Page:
Finding Freedom: Hegel's Philosophy and the Emancipation of Women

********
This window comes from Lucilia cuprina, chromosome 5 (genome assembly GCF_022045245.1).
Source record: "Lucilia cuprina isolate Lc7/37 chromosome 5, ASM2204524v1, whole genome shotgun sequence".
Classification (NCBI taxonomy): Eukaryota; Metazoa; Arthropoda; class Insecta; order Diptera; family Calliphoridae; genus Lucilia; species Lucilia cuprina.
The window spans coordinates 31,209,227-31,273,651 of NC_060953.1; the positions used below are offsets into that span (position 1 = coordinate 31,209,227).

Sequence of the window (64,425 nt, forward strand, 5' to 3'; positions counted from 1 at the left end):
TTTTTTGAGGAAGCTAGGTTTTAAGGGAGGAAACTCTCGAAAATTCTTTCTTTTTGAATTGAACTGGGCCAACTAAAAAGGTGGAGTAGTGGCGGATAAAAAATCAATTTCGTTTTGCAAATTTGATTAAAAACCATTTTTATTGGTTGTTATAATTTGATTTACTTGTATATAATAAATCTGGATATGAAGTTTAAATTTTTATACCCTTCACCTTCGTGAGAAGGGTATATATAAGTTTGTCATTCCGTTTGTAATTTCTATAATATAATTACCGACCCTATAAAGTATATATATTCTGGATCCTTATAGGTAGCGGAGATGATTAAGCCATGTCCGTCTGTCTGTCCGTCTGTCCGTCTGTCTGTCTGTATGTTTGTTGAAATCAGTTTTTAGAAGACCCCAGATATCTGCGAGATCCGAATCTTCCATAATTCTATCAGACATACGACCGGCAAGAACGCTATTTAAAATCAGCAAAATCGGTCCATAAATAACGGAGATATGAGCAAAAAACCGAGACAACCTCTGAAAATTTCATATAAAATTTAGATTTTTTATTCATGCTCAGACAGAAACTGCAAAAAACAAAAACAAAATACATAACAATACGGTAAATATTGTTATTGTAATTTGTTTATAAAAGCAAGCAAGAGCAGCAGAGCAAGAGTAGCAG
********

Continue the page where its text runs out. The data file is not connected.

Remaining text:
G.W.F. Hegel is often vilified for his conservative reactionary philosophy, particularly with respect to the rights of women. Alternatively, tracing a path through G.W.F Hegel's political thought, MacDonald demonstrates that, in fact, the logic of Hegel's argument necessitates the recognition of equal political and civil rights for all human beings. Combining a thoughtful study of Hegel's political thought with close readings of two pivotal works of literature, MacDonald's book shows how the perennial tension between fulfilled, yet diverse, personal lives and stable political communities has historically developed. While Sophocles' Antigone highlights the tension that exists in states that deny the particular interests of their citizens, MacDonald argues that an alternative image, one that admits the freedom of all humans as the grounds for an ethical family and state and one that is consistent with Hegel's thought in both the Phenomenology of Spirit and The Philosophy of Right, is offered in Shakespeare's A Midsummer Night's Dream. In an era of political cynicism and apathy, Finding Freedom seeks to recover the strengths of modern political life, arguing that Hegel's understanding of the true nature of human freedom, one that is based on our willing participation in rationally demonstrable goods, can be grounds for reinvigorating both the family and the political community.
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